Searcy Leaders

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Entry Category: Searcy Leaders

Bratton, Ulysses Simpson

Ulysses S. Bratton was a prominent Arkansas attorney in the first part of the twentieth century. His advocacy on behalf of the state’s African-American population made him enemies in the white community, and in the early 1920s he left Arkansas and resettled in Detroit, Michigan, where he established a successful law practice. Ulysses Simpson Bratton was born on July 28, 1868, in Leslie (Searcy County) to Benjamin Bratton and Mary Redman Bratton. (He was probably named for General Ulysses S. Grant, as his father served with Union forces in the Third Arkansas Cavalry during the Civil War.) According to Fay Hempstead’s Historical Review of Arkansas, Bratton studied at Searcy County‘s public schools and at the Rally Hill Academy in Boone …

Campbell, John

John Campbell was a Searcy County pioneer after whom the historic community of Campbell was named. He also served in both houses of the Arkansas General Assembly and was a second lieutenant during the Mexican War. John Campbell was born on May 9, 1806, in Warren County, Tennessee, to James Campbell and Lucy Howard Campbell. Campbell became a colonel in the Tennessee militia while still in his twenties; he was usually called Colonel Campbell by his friends and neighbors. On July 29, 1835, he married Ann Blassingame in McNairy County, Tennessee. Following the birth of their son Charles Henry Campbell on September 4, 1837, the family traveled by ox cart on a six-week journey across the Mississippi River and up …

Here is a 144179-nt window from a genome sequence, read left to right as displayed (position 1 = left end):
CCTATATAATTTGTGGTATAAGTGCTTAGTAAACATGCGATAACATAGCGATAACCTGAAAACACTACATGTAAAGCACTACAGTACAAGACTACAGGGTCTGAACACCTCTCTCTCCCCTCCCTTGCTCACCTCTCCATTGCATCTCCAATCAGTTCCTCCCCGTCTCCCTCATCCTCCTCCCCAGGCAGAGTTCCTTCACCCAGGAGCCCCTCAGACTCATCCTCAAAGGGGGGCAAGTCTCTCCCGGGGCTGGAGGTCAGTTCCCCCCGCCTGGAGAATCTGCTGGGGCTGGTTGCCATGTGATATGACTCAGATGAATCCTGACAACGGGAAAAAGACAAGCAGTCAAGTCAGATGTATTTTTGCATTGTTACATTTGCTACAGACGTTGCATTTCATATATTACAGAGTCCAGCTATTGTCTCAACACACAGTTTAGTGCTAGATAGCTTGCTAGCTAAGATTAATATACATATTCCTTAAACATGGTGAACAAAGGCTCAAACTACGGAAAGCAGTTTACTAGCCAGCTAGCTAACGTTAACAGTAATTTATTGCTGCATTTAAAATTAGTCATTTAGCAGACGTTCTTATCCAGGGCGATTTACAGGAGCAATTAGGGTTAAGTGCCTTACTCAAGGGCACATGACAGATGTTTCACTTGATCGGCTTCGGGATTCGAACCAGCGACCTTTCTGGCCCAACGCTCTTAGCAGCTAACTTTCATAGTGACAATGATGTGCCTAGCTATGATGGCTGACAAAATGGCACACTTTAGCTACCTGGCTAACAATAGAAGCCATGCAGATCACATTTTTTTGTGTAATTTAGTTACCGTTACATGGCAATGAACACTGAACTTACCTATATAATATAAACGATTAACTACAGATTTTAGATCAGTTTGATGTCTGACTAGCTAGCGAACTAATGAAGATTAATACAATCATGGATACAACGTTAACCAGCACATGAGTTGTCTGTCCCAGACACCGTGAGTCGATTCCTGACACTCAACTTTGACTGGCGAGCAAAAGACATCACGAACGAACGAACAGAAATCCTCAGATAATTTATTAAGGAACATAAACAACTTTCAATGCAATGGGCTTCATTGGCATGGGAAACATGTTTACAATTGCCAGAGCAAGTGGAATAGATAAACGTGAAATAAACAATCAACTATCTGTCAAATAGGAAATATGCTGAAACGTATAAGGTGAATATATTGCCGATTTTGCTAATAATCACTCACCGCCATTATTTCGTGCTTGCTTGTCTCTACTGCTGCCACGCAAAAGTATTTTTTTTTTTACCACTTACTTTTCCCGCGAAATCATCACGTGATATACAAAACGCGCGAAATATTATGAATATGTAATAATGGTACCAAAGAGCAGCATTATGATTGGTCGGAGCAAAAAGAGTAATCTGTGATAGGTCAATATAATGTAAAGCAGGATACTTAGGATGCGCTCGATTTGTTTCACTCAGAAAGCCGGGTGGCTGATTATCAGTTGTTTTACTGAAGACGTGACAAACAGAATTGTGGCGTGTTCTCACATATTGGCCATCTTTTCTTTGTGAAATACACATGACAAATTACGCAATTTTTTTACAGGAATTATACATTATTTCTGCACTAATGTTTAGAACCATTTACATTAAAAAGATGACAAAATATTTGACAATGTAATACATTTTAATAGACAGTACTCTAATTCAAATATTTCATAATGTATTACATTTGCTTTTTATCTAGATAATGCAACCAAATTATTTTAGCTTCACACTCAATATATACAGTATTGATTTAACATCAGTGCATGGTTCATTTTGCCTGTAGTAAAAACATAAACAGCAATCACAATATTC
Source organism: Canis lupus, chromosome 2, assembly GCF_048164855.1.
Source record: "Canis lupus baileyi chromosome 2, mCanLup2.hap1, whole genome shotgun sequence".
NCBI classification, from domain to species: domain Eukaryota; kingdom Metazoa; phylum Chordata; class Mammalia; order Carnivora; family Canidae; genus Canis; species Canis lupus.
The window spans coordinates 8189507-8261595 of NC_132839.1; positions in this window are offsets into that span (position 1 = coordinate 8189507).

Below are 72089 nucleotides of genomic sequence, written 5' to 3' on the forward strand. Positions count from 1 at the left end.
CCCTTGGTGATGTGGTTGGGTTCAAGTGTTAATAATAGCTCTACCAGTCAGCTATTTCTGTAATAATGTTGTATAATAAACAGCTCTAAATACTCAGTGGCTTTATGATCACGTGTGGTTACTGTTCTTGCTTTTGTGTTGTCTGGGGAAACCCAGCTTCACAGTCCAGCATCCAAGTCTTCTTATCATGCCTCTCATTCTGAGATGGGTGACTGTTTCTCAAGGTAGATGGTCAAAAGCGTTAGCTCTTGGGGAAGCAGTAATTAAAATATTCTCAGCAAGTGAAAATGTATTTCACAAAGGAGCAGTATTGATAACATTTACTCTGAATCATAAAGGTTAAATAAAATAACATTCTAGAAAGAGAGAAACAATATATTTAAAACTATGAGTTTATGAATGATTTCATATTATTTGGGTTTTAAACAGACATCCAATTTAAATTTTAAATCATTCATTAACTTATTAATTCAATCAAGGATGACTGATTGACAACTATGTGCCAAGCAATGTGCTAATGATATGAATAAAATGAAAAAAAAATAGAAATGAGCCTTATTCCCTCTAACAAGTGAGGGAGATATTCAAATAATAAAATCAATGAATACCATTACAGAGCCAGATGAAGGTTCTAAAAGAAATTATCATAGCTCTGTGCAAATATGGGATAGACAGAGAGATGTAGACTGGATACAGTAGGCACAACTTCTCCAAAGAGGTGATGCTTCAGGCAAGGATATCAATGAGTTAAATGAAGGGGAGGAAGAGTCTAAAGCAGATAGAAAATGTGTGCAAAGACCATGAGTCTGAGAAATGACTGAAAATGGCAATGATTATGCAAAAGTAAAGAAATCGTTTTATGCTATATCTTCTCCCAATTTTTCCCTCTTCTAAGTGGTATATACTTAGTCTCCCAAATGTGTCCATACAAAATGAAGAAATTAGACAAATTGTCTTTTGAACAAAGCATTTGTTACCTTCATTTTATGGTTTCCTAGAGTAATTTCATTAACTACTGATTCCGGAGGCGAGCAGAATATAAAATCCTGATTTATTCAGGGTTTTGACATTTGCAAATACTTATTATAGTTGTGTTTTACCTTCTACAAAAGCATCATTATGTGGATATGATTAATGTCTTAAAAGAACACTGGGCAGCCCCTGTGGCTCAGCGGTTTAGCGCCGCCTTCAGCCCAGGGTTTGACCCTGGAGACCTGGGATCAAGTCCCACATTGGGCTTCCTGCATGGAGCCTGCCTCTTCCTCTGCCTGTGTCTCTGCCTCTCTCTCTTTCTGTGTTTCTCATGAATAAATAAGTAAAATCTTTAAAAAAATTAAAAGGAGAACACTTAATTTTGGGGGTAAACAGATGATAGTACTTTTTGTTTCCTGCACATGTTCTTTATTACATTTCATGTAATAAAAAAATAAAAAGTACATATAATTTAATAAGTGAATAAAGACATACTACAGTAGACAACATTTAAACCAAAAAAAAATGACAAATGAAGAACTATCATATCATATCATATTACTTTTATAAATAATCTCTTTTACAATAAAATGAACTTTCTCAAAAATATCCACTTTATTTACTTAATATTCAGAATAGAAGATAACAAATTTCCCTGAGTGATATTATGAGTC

Massey, Mary Elizabeth Smith

Mary Elizabeth Smith Massey—businesswoman, public official, and civic and political leader—was a woman with an average, middle-class, mountain background, meaning her family neither depended upon subsistence farming, sharecropping, or seasonal labor in the Arkansas River bottoms, nor did they have a big store in the county seat or hundreds of acres let to sharecroppers. She became an early Arkansas female success story in the period from 1920 to 1930, when Arkansas women were just beginning to assume prominence in state and national life. In the 1950s, she reaped the results of her early endeavors by serving as Worthy Grand Matron of the Arkansas Order of the Eastern Star and by being admitted to practice law before the U.S. Supreme Court. …